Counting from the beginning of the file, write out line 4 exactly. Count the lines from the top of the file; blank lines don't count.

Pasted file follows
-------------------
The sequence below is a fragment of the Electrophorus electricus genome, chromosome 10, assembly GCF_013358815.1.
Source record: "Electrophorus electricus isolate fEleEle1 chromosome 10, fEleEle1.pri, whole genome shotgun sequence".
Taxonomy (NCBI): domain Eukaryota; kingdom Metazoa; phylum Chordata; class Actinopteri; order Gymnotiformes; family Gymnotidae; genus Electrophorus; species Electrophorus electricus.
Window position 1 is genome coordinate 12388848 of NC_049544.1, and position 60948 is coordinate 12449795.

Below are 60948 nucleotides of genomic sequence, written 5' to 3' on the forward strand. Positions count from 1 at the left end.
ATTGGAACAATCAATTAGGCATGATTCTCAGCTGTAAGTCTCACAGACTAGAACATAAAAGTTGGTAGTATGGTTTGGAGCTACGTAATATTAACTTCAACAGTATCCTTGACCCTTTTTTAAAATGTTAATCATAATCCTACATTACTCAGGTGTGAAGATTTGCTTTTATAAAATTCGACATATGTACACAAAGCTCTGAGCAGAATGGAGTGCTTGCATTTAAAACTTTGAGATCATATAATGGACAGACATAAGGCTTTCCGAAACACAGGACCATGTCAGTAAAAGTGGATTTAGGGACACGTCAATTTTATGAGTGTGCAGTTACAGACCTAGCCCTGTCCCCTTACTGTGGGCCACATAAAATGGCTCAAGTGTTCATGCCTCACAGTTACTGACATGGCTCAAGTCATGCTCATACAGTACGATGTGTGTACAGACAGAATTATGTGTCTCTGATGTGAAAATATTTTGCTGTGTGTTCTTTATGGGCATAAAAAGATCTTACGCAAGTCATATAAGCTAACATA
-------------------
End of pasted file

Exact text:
Window position 1 is genome coordinate 12388848 of NC_049544.1, and position 60948 is coordinate 12449795.